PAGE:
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By Erik Ortiz

Former Washington Redskins cheerleaders pushed back Friday against explosive allegations in which fellow squad members said they were required to pose topless or pressured to serve as escorts during a racy trip to Costa Rica in 2013.

Although sex wasn't involved, the cheerleaders felt as if the arrangement by the team's director amounted to "pimping us out," according to a New York Times report first published online Wednesday.

Two former NFL cheerleaders who went on the trip also told NBC News that the Times report was true. But four others have come forward to say they were never asked to do anything against their will — and stood firmly on the side of their ex-employer.

"In all my six years, I never took off my top," former cheerleader Maya Bonello told the "Today" show. "Regardless of whether you took your top off or not, that was always a choice."

"If it was something you didn't feel comfortable with, you were able to not make that a part of your experience," added former cheerleader Tedi Tzinares.

Redskins team president Bruce Allen said in a statement Thursday that the organization is immediately looking into the situation and if the investigation shows that any employees acted inappropriately, "those employees will face significant repercussions."

Scrutiny over the treatment of Redskins cheerleaders comes amid larger concerns across the organization of discrimination in the cheer ranks, and about pay and work equity. All but five NFL teams — the Chicago Bears, Buffalo Bills, New York Giants, Green Bay Packers and Pittsburgh Steelers — have cheerleading squads.

The Times report said the 36 Redskins cheerleaders were going to Costa Rica for a calendar photo shoot at the Occidental Grand Papagayo, an "adults only" resort on Culebra Bay.

Some of the cheerleaders who spoke with the newspaper said they were told they had to be photographed topless, although no nude photos actually appeared in the actual calendar. Some of the women also wore nothing but body paint. While some cheerleaders weren't upset about being undressed, they said they didn't know that organizers also gave all-male FedEx Field suite holders up-close access to the shoots.

That night, about nine of the women were also asked to go out to a nightclub and be personal escorts for some of the male sponsors, the Times reported. Cheerleaders who spoke with The Times said they felt uncomfortable with the Costa Rica trip. Some didn't come back to the squad the following season.

Stephanie Jojokian, the longtime director and choreographer for the Redskins' cheerleader, disputed many of the women's accounts to the newspaper, and said it was not mandatory for any members to go out with men to a nightclub. "I was not forcing anyone to go at all," she added. "I'm the mama bear, and I really look out for everybody, not just the cheerleaders."

Rachel Gill and Charo Bishop, former team captains for the Redskins cheerleaders, echoed that sentiment and said Friday on "Today" that no one was being "pimped out" or had to work as escorts.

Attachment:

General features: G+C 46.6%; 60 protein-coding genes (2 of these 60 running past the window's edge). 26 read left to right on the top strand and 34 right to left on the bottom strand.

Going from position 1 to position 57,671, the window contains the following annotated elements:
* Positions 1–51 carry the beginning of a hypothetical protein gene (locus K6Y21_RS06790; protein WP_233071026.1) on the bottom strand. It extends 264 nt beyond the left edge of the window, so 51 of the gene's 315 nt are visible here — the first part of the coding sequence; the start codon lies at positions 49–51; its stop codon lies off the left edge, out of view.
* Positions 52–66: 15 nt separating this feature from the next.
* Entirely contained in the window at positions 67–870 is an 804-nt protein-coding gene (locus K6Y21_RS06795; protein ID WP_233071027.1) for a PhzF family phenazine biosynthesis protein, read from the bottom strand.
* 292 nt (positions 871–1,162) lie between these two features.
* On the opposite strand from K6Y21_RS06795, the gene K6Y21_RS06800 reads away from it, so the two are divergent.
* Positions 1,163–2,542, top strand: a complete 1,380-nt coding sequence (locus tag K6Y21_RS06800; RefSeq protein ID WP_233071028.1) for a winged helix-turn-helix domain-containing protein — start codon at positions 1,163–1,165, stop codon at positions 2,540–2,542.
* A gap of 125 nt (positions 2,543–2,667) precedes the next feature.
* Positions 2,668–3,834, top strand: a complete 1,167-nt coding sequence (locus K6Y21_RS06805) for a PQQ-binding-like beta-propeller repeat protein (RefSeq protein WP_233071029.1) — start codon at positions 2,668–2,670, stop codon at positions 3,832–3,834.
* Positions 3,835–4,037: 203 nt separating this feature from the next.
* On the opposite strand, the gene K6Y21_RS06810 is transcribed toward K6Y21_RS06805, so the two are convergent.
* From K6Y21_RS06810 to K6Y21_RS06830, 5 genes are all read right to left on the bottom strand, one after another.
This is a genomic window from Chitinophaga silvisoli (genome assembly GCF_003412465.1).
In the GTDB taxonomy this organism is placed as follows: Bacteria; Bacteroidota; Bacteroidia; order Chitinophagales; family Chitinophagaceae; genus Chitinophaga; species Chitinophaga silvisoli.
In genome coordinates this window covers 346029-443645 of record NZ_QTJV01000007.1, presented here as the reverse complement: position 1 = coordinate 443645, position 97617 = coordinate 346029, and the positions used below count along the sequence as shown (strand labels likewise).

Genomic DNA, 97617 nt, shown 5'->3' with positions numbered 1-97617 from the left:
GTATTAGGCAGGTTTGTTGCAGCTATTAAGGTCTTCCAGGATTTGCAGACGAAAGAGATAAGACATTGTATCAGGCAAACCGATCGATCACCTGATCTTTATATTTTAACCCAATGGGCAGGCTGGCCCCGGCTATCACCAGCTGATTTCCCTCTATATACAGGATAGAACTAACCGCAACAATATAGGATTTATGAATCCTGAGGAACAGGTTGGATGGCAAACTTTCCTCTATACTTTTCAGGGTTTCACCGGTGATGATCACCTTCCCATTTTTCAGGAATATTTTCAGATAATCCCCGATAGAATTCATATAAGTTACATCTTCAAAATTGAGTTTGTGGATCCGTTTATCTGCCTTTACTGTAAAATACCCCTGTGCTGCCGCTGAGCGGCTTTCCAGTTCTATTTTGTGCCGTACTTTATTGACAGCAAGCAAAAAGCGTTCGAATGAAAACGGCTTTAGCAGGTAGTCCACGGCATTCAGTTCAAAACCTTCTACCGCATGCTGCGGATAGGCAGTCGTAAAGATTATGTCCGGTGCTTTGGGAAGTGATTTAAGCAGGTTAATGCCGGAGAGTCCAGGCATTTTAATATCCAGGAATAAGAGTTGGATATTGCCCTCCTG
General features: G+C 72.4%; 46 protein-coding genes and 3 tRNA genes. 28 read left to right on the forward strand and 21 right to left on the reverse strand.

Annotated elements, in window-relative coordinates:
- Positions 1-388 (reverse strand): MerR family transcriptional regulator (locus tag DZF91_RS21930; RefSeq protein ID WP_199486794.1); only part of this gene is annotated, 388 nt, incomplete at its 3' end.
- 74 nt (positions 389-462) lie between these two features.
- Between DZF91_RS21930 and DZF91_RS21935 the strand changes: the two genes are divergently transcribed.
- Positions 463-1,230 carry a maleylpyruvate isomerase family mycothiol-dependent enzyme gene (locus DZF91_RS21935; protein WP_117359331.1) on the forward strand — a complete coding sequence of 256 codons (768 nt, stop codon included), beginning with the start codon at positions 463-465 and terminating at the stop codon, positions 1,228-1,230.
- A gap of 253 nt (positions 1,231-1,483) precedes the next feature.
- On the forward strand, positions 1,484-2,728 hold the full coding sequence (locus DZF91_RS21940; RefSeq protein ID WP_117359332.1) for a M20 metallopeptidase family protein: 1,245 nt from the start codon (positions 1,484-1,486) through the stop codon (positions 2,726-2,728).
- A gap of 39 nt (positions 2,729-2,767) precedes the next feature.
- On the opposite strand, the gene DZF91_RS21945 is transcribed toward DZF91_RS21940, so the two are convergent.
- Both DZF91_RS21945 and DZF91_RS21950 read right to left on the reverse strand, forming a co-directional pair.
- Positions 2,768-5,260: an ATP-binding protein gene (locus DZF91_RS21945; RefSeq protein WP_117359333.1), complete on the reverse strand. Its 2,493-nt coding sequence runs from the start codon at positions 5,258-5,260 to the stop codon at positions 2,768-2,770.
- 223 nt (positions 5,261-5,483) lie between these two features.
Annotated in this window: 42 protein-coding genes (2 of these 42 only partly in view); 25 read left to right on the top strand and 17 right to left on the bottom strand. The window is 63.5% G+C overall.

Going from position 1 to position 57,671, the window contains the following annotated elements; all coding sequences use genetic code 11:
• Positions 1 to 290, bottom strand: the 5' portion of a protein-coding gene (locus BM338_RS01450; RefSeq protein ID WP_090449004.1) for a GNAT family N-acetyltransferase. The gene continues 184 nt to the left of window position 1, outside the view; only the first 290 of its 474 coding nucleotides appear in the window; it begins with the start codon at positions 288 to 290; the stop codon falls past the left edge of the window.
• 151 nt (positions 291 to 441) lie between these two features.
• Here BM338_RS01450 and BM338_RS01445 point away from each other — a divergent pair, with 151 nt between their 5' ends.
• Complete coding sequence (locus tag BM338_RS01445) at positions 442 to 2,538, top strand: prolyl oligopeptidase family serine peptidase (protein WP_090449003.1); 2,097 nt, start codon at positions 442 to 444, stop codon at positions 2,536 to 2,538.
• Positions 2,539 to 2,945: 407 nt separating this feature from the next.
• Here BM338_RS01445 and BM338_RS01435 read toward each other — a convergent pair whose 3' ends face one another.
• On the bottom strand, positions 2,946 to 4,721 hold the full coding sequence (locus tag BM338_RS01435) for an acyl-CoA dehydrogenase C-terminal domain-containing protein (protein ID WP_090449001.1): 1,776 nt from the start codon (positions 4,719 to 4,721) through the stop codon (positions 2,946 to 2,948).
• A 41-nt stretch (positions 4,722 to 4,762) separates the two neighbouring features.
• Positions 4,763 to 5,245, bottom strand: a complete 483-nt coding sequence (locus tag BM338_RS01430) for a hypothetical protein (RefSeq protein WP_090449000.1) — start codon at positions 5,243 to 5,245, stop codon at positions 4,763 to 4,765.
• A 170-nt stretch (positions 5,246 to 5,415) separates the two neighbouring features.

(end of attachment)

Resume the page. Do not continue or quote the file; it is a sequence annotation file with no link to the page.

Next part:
"We were always with someone we knew, we were always together," Bishop said of partying after the photo shoot.

Gill said the cheerleaders have a "sisterhood," and disputed that leadership didn't have their backs.

"I hate that this negative light has been portrayed on our organization for something I was so passionate about and so many women felt that this was the best years of their lives," Gill added.

The Times said it stood by its reporting. Jason Stallman, the sports editor, said in a statement: "Our article was based on interviews with five cheerleaders who were on the trip to Costa Rica, and details of their accounts were corroborated with others who heard descriptions of the events at the time. Since publication of our article, we have heard from even more Redskins cheerleaders who confirmed that our reporting was accurate. The two cheerleaders who were chosen by the Washington Redskins to speak in support of the team on the 'Today' show did not say anything to make us think that our article was anything but rock solid."

A former New Orleans Saints cheerleader who has spoken out about her experiences said not every woman feels protected by their team.

Bailey Davis, 22, was fired in January after violating the team's code of conduct by appearing in lingerie on social media. The photo, she said, was on her private Instagram account.

She called her ouster a double-standard after enduring situations where she felt pressured in other ways.

"We had to go to a yacht party with a fan and we had to sit around and mingle with his friends and they were hugging on us, it was very uncomfortable," she told the "Today" show. "I was 19 years old. There were two 18-year-olds on the team. They were serving alcohol, we were pressured to drink."

The Saints were reportedly looking into whether Davis also attended a party with football team members, which is prohibited by team rules.

Davis filed a complaint with the Equal Employment Opportunity Commission. Outside legal counsel for the Saints have denied her claims of discrimination and said the team is "confident that its policies and workplace rules will withstand legal scrutiny."

Davis' attorney has asked NFL Commissioner Roger Goodell for a meeting about changing rules that are unfair toward women.

In another case, former Miami Dolphins cheerleader Kristan Ann Ware, 27, filed a complaint last month with the Florida Commission on Human Relations, saying she was discriminated against by the team and the NFL for talking about her Christian faith, and mocked for her virginity.

The NFL said in a statement that all employees, including cheerleaders, have "the right to work in a positive and respectful environment that is free from any and all forms of harassment and discrimination and fully complies with state and federal laws."